Utagawa Toyokuni

In this Japanese name, the family name is Utagawa.

Utagawa Toyokuni (Japanese: 歌川豐國; 1769 in Edo – 24 February 1825 in Edo), also often referred to as Toyokuni I, to distinguish him from the members of his school who took over his (art-name) after he died, was a great master of ukiyo-e, known in particular for his kabuki actor prints. He was the second head of the renowned Utagawa school of Japanese woodblock artists, and was the artist who really moved it to the position of great fame and power it occupied for the rest of the nineteenth century.

Onoe Eisaburo I, c.1800


He was born in Edo, the son of Kurahashi Gorobei, a carver of dolls and puppets, including replicas of kabuki actors.[1] At around 14, Toyokuni was apprenticed to the first head of the Utagawa house, Utagawa Toyoharu, whom his father knew well and who lived nearby.[2] One of his fellow pupils under Toyoharu was Toyohiro, whose pupil was the great landscape artist Hiroshige. In recognition of his artistic ability, Toyokuni later took the name Utagawa Toyokuni, following the common practice of using one syllable of his master's name.[3]

Toyokuni seems not to have been an "intuitive genius"[4] determined to forge a new path; rather, he seems to have studied intently those who came before him, particularly Utamaro, Chōbunsai Eishi and Eishōsai Chōki.[5] and through a great deal of hard work produced first a mastery, and then a synthesis of their styles, to create a style of his own.[6]

He was known mostly for his prints related to the kabuki theatre, in particular his yakusha-e actor portraits, a field which he took to new heights. He also, however, produced other genres such as musha-e warrior prints, shunga erotica, and most notably bijin-ga.[7]

Ichikawa Komazo and Ichikawa Yaozo; circa 1800

In his actor prints, like Sharaku, one sees the real subject; but his prints merely portrayed what he saw, unlike Sharaku who exaggerated those aspects he saw as the most key. It is said of Toyokuni's prints that they recreate exactly what one would see on stage; they show actors acting, not merely just pictures of actors.[8] Together, these characteristics made Toyokuni's prints far more popular among theatre-goers than Sharaku's,[9] although history has come to judge Sharaku the keener observer and greater artist.[10]

His popularity and prolific output[11] may in part have been his undoing, though. From 1803 through 1817, his work became more static, even as it became more popular. He continued to produce large quantities of prints, but the quality as a rule did not match that of his earlier days. Occasional prints from this period, however, show his old brilliance.[12]

He died in Edo in 1825 aged 57, surrounded by many of his pupils.[13]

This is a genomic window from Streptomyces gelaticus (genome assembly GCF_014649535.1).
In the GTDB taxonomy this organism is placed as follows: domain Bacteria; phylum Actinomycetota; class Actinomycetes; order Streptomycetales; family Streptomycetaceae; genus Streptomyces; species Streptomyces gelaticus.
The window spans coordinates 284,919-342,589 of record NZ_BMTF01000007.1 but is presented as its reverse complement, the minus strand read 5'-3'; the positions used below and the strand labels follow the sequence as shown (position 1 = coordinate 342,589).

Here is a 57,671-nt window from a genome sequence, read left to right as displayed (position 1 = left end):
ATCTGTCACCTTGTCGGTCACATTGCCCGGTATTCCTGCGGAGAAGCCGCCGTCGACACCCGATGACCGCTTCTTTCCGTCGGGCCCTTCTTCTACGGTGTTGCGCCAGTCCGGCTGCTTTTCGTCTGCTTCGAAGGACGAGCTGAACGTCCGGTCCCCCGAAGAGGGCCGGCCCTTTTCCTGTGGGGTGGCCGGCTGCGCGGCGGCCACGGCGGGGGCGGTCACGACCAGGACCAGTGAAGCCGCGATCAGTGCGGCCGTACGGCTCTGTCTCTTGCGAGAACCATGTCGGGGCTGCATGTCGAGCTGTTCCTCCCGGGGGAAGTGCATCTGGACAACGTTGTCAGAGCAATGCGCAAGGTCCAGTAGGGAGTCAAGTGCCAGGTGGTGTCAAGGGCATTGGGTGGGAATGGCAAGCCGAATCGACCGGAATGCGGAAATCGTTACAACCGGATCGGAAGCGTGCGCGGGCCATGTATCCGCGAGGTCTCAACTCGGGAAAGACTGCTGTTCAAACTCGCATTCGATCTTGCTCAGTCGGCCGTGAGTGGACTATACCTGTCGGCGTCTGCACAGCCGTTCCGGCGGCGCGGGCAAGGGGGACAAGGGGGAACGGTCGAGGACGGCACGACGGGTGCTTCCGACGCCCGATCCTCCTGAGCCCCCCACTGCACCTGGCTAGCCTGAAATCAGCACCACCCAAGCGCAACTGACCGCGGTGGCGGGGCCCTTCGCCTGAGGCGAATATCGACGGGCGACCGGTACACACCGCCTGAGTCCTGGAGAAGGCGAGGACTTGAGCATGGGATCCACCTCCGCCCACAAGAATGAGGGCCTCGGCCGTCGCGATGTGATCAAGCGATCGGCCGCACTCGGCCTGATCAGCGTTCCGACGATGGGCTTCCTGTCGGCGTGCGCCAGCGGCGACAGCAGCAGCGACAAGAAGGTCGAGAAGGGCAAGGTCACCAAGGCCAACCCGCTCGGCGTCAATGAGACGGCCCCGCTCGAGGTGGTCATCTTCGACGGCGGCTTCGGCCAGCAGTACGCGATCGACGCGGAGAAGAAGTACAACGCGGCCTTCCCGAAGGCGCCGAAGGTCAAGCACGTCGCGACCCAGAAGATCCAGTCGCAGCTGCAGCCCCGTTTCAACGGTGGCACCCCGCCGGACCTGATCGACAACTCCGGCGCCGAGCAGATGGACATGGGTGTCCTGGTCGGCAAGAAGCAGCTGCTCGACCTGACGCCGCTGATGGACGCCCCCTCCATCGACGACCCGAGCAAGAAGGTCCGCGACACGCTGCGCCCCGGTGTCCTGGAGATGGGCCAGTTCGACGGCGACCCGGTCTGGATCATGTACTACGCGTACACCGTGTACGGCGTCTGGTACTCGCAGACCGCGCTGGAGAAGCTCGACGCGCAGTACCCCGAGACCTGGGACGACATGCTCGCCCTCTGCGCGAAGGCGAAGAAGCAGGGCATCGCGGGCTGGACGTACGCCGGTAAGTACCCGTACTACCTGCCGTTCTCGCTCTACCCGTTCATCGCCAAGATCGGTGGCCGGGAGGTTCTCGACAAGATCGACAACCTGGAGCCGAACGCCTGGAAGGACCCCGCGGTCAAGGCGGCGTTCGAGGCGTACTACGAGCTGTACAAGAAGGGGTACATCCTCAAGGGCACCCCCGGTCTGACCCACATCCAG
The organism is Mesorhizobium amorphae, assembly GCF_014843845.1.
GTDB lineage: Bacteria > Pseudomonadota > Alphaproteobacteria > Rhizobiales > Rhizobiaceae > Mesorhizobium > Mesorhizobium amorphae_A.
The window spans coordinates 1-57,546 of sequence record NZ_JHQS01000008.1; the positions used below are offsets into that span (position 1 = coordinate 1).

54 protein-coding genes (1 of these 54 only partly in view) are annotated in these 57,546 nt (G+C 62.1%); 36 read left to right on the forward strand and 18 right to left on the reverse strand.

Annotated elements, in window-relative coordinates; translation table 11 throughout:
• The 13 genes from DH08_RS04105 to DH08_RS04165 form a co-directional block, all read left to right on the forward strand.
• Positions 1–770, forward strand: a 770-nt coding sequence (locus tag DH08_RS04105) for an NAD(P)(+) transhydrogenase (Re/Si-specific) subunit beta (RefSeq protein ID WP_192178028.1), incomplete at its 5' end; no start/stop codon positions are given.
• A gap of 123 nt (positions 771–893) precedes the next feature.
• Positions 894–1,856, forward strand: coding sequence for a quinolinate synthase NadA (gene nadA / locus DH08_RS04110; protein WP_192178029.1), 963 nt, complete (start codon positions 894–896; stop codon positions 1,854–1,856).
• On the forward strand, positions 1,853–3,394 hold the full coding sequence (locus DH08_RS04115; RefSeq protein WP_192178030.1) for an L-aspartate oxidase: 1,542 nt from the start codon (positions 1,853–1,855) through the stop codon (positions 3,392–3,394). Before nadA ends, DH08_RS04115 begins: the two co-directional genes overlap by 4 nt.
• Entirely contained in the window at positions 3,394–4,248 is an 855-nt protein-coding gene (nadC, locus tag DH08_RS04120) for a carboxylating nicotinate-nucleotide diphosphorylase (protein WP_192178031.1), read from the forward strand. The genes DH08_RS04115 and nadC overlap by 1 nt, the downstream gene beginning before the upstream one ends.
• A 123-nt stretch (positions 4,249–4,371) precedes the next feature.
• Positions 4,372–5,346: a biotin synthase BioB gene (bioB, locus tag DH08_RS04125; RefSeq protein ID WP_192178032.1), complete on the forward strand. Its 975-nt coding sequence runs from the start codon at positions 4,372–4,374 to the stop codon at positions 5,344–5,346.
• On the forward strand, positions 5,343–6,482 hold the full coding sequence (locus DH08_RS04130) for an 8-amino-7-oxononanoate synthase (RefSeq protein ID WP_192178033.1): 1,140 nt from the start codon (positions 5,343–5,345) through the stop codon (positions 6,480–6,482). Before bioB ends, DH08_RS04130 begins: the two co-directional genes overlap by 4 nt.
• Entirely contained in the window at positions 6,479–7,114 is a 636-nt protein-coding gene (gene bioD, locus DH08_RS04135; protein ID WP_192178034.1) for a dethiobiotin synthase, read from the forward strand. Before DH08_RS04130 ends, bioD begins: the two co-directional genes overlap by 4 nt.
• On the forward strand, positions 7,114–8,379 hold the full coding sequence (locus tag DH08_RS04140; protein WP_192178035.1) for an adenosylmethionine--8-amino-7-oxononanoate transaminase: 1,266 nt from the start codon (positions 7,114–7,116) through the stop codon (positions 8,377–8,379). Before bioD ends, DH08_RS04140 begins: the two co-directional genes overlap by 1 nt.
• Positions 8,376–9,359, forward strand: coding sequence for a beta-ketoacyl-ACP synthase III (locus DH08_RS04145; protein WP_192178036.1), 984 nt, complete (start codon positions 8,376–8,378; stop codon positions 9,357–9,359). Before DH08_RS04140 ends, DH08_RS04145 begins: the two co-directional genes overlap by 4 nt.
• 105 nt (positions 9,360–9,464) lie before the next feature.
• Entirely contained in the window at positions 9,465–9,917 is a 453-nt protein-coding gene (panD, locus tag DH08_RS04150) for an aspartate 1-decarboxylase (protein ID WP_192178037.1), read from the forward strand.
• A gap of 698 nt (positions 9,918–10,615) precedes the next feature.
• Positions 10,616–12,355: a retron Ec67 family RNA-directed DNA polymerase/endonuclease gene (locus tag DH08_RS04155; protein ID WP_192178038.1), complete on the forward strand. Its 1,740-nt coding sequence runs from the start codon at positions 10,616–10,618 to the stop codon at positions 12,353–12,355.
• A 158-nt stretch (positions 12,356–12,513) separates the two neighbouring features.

Like most Edo period Japanese artists, Toyokuni was known by several names throughout his lifetime, some sequentially and some concurrently.

In addition, the name 'Toyokuni' has been transcribed through several kanji character combinations, both by the artist himself and by those writing about him.

Today, Toyokuni is almost universally written using the characters 豊国. Each of the other kanji are no longer in common usage.


Matsumoto Koshiro V; circa 1800s

Toyokuni's two major pupils were the woodblock print masters Kunisada and Kuniyoshi, but he had a host of students in his school. Indeed, so powerful was the Utagawa school after Toyokuni's time that almost every Japanese print artist of note either had one of these two characters in his , or, like Yoshitoshi, was a student of one who did.[20]

His , "Toyokuni", was initially used after his death by his son-in-law, Toyoshige, who is therefore known to us as Toyokuni II. Thereafter, it was handed down and used by each head of the Utagawa school in turn. Kunisada is thus also known as Toyokuni III.[21]

Retrospective observations

Evaluations of him as an artist are somewhat mixed. Indeed, he himself is reported to have once said:

"My pictures – they are merely something that I draw, and nothing more than that!"[22]

The main criticisms of his works relate to his "predominantly imitative" style,[23] and to the "marked decline" in the quality of works from later in his career.[24] However, Toyokuni's style is admired for characteristics such as "decorative bombast",[25] and "bold, taut designs".[26] He is also credited with such innovations as diptych, triptych and polytych formats,[27] and with training future masters of ukiyo-e.[28] His work captured the world around him, particularly the kabuki theatre, with great clarity, and his style was a step forward. In addition, it was commercially successful, and thus freed woodblock prints from many of the restrictive canons which had limited previous generations of artists.

Print series

Here is a very incomplete list of his print series, with dates:

Collections and museums


See also


  1. Percival 1978, 30
  2. Chiappa 2013
  3. Percival 1978, 30
  4. Chiappa 2012
  5. Percival 1978, 30
  6. Newland 2005, 502
  7. Marks 2010, 96
  8. Tazawa 1981, 346
  9. Tazawa 1981, 346
  10. Chiappa 2013
  11. According to Marks, by the time of his death at age 57, Toyokuni had produced more than 90 print series, over 400 illustrated books, and several hundred single sheet prints. (2010, 96)
  12. Waterhouse 1975, 200
  13. Waterhouse 1975, 200
  14. Tazawa 1981, 347
  15. Tazawa 1981, 347
  16. Tazawa 1981, 347
  17. ULAN 2004
  18. Marks 2010, 96
  19. ULAN 2004
  20. Chiappa 2013
  21. From his accession to the name Toyokuni in 1844, Kunisada consistently signed his works Toyokuni II, refusing to accept the legitimacy of his predecessor, Toyokuni II. He is, however, always referred to as Toyokuni III (Marks 2010, 120).
  22. Newland 2005, 502
  23. Lane 1978, 151
  24. Waterhouse 1975, 200
  25. Lane 1978, 152
  26. Newland 2005, 502
  27. Percival 1978, 32
  28. Tazawa 1981, 346

Further reading

External links

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